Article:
Politics

Keir Starmer takes on ‘sticking plaster politics’ and plans to ‘take back control’ in first speech of 2023

Keir Starmer's first speech of 2023 plagued by audio issues
Reuters

Labour leader Sir Keir Starmer has followed Prime Minister Rishi Sunak in setting out his party’s vision for the years to come, vowing to take on what he described as “sticking plaster politics” and turning the Brexit motto of “take back control” from “a slogan into a solution”.

Speaking from the same east London location where Mr Sunak spoke on Wednesday – something which prompted Sir Keir to joke that he wouldn’t “tell the PM where I’m going on holiday this year” in case he turns up there – the former Brexit secretary called for a “completely new way of government” which would lead to “a decade of national renewal”.

The ’Take Back Control Bill’

In a speech initially marred by sound issues for those watching on TV news channels, Sir Keir said if his party entered government at the next general election, the “centrepiece” in their first King’s speech would be a ‘Take Back Control Bill’ - a piece of legislation which borrows from the 2016 Vote Leave campaign and will “deliver on the demand for a new Britain”.

He said: “We will spread control out of Westminster. Devolve new powers over employment support, transport, energy, climate change, housing, culture, childcare provision and how councils run their finances.

“Sticking plaster politics”

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One of the main phrases coined by Sir Keir in his speech was “sticking plaster politics”, referring to a “short-term mindset” which “dominates Westminster” and “infects all the institutions which try and fail to run Britain from the centre”.

To further illustrate this new term, he gave the example of the Winter price freeze on energy bills, saying that while it was “necessary” it was an “expensive, last-minute fix” which was about “papering over cracks in our energy security that have been on display for decades”.

He also said the Westminster system was “part of the problem”.

The war in Ukraine

Immediately after this, the Labour leader turned to the ongoing war in Ukraine – specifically the energy crisis caused by the UK Government cutting off its reliance on fuel from Vladimir Putin’s Russia, which invaded Ukraine last February.

He told the audience: “Don’t get me wrong: nobody criticises the Government for the effects of the war in Ukraine.

“But the war didn’t scrap home insulation, the war didn’t ban onshore wind, the war didn’t stall British nuclear energy – the Tory government did that.”

He also brought up his previously announced plans for Great British Energy, a publicly owned energy company, which would form part of an energy strategy which he said would give the UK “energy independence from tyrants like Putin forever”.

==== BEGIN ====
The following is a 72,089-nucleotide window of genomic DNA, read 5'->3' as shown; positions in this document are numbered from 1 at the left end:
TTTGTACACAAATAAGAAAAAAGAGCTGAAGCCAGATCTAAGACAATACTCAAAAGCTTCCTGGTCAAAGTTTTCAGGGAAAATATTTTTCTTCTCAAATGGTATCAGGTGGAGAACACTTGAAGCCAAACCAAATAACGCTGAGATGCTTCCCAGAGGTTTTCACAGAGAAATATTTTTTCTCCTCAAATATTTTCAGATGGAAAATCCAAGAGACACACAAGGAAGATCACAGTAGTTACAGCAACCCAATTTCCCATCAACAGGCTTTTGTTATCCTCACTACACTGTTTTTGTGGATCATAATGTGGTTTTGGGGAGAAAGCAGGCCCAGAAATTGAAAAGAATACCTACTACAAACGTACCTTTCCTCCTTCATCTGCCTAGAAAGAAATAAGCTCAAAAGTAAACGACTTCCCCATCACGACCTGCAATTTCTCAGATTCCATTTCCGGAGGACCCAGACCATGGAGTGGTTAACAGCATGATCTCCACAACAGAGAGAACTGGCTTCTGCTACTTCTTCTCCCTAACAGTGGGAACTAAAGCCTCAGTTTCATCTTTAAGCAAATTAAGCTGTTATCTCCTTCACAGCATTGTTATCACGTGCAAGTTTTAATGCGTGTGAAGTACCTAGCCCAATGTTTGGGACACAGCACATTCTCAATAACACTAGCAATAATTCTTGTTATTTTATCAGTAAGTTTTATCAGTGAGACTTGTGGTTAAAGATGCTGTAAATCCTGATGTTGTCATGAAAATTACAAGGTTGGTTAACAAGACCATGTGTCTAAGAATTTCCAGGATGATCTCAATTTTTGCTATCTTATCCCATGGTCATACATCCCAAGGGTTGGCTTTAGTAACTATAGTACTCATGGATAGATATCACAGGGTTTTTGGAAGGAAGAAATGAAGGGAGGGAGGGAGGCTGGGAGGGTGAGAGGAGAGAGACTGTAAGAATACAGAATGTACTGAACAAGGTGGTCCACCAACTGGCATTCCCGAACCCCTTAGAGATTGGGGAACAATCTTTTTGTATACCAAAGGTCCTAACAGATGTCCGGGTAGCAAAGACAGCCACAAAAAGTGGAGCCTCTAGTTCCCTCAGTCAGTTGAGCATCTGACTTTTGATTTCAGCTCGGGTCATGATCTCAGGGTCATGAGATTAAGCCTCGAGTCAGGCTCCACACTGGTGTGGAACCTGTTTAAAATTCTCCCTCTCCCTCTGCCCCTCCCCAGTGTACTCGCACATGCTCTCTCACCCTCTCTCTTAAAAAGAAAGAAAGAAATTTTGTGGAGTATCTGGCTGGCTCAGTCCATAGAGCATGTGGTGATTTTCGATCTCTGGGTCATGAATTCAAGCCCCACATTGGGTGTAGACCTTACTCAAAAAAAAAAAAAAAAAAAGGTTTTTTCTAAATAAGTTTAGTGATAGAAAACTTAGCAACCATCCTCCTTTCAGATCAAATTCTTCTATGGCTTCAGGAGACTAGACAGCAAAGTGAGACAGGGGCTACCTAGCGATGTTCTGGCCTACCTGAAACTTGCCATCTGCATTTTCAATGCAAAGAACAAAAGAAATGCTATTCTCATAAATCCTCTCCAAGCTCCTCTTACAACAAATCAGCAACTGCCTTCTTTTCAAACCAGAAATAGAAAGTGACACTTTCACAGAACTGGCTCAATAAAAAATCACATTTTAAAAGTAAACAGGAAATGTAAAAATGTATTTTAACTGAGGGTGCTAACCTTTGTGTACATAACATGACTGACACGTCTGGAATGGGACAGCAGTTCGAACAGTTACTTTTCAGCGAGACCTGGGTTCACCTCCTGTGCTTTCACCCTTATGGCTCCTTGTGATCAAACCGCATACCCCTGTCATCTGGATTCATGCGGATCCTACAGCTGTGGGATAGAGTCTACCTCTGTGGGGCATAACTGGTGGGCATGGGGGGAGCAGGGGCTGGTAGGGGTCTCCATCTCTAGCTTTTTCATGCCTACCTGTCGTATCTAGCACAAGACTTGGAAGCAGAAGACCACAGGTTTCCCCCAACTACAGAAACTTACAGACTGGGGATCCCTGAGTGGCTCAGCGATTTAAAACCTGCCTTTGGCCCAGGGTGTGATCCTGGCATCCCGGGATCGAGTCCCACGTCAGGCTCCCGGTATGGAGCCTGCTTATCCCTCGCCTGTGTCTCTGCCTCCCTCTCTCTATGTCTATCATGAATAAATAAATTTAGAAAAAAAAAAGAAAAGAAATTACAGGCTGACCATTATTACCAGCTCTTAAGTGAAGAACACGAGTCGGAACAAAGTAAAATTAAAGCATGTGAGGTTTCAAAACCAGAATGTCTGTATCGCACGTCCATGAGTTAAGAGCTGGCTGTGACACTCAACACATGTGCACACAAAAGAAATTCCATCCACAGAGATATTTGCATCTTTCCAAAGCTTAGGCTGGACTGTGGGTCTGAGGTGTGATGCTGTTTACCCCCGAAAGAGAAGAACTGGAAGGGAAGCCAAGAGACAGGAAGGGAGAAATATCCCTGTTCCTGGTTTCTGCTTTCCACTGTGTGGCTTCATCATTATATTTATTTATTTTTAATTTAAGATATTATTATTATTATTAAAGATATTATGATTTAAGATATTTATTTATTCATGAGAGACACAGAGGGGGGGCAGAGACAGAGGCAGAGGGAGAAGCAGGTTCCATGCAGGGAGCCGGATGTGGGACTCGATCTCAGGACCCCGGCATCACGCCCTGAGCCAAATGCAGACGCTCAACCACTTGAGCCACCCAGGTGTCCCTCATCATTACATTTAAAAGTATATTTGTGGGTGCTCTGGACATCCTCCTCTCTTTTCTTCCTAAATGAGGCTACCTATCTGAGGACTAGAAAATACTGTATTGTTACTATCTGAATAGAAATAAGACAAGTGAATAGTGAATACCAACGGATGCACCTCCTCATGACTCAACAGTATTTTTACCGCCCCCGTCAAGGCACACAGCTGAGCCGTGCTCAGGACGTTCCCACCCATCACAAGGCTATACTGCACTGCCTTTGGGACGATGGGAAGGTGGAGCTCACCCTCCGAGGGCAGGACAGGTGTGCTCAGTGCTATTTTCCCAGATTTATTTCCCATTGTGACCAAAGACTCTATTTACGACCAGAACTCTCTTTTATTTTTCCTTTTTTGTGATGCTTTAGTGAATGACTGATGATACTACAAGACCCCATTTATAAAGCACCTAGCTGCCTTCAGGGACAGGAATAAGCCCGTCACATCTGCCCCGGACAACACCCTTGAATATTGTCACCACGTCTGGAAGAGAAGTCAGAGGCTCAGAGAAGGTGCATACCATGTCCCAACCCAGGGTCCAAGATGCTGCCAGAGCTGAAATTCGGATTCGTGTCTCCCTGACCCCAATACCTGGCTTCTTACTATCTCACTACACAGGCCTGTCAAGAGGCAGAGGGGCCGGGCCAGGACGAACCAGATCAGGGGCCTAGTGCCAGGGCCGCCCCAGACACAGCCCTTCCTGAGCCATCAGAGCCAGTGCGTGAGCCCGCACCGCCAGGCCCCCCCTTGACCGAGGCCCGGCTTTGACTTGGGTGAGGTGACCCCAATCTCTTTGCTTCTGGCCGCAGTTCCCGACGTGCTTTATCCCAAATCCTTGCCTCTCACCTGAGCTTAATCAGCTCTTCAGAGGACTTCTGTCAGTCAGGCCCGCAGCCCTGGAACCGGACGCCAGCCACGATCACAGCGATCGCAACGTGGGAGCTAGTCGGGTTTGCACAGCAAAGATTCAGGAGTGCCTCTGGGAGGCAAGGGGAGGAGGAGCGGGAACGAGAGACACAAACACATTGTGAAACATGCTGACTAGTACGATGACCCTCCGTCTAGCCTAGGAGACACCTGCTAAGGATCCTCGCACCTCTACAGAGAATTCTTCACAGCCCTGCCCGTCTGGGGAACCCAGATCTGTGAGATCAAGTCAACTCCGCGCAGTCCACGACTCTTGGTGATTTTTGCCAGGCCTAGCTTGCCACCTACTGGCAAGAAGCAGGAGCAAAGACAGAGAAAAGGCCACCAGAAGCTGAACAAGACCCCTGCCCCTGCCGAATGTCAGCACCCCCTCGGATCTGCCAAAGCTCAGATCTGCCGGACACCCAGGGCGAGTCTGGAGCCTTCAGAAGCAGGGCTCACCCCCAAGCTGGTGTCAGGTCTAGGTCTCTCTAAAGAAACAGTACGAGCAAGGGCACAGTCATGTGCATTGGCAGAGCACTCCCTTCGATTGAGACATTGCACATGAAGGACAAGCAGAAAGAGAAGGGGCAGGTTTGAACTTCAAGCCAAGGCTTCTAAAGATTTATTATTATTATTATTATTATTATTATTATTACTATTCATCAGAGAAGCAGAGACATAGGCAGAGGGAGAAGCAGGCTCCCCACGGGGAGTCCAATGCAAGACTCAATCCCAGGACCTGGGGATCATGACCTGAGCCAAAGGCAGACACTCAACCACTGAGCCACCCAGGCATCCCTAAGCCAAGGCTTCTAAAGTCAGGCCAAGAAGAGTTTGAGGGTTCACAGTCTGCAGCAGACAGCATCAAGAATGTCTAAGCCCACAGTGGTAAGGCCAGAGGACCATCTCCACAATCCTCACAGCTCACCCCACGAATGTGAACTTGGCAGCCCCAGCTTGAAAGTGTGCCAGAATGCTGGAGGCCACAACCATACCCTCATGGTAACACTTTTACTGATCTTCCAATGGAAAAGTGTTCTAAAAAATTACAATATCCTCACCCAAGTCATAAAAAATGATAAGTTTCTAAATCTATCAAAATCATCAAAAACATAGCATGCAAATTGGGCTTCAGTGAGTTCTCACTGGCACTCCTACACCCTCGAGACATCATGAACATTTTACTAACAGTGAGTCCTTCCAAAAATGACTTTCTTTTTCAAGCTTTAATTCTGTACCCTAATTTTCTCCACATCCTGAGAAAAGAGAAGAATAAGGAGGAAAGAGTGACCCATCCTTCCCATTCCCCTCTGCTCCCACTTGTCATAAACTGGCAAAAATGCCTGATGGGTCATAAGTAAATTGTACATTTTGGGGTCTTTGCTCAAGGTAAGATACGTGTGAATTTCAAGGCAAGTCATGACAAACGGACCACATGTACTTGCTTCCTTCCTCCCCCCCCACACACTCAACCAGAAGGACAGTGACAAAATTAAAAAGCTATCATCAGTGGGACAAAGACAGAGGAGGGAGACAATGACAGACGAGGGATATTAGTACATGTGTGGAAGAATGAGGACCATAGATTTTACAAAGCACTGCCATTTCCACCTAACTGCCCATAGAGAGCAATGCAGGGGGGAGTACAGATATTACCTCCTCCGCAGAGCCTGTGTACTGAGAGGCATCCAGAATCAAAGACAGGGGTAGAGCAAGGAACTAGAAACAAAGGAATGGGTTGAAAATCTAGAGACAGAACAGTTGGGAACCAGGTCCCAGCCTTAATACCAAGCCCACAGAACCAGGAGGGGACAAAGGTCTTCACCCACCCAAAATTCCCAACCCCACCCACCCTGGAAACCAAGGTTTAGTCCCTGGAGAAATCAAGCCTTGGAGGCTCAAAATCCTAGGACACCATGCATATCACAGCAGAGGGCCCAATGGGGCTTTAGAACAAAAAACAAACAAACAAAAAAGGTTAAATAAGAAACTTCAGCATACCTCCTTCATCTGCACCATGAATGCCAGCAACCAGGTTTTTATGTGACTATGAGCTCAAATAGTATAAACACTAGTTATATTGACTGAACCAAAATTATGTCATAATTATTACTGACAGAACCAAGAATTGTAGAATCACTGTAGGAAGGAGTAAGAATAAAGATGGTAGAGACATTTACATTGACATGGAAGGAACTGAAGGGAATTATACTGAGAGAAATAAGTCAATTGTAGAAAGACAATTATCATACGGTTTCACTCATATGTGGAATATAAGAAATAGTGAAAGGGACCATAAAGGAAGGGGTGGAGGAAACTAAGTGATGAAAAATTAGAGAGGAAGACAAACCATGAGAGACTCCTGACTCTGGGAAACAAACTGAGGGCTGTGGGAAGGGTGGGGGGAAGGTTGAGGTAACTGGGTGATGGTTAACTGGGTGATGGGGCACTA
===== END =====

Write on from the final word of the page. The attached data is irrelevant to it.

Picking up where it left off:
No “big government cheque-book”

Making clear his party’s stance on fiscal responsibility and spending, Sir Keir stressed the measures laid out in his speech “should not be taken as code for Labour getting its big government chequebook out”.

“I can see the damage the Tories have done to our public services as plainly as anyone else, but we won’t be able to spend out way out of their mess – it’s not as simple as that.”

Communities

Sir Keir also detailed a two-step plan when it comes to supporting local communities, the first of these being a move to “modernise central government” in order for it to be “focused” and “driven by clear, measurable objectives”.

“A new approach to the power of government. More strategic, more relaxed about bringing in the expertise of public and private, business and union, town and city, and using that partnership to drive our country forward,” he said.

As for the second part of the plan, this related to "giving communities the chance to control their economic destiny".

He continued: “The argument is devastatingly simple. The decisions which create wealth in our communities should be taken by local people with skin in the game.”

Sir Keir also confirmed he would set out further details of these “national missions” for a Labour government “in the coming weeks” – missions which would form part of their next manifesto.

Away from the speech, questions from the media saw the Labour leader confirm that his government would repeal any anti-strike legislation brought in by the Conservative government passed by parliament, saying that he doesn’t think such a law “is going to work”.

He said he would “get in the room and talk to them” if he was in Mr Sunak’s position, claiming the government “hasn’t got a strategy” for resolving the strikes.

In response to another question about small boat crossings across the English Channel, he also pledged to tackle the criminal gangs behind the dangerous journeys “at the source”.

All of this should make for an interesting clash at the first Prime Minister’s Questions of the year, which takes place next Wednesday when parliament returns from its festive recess.

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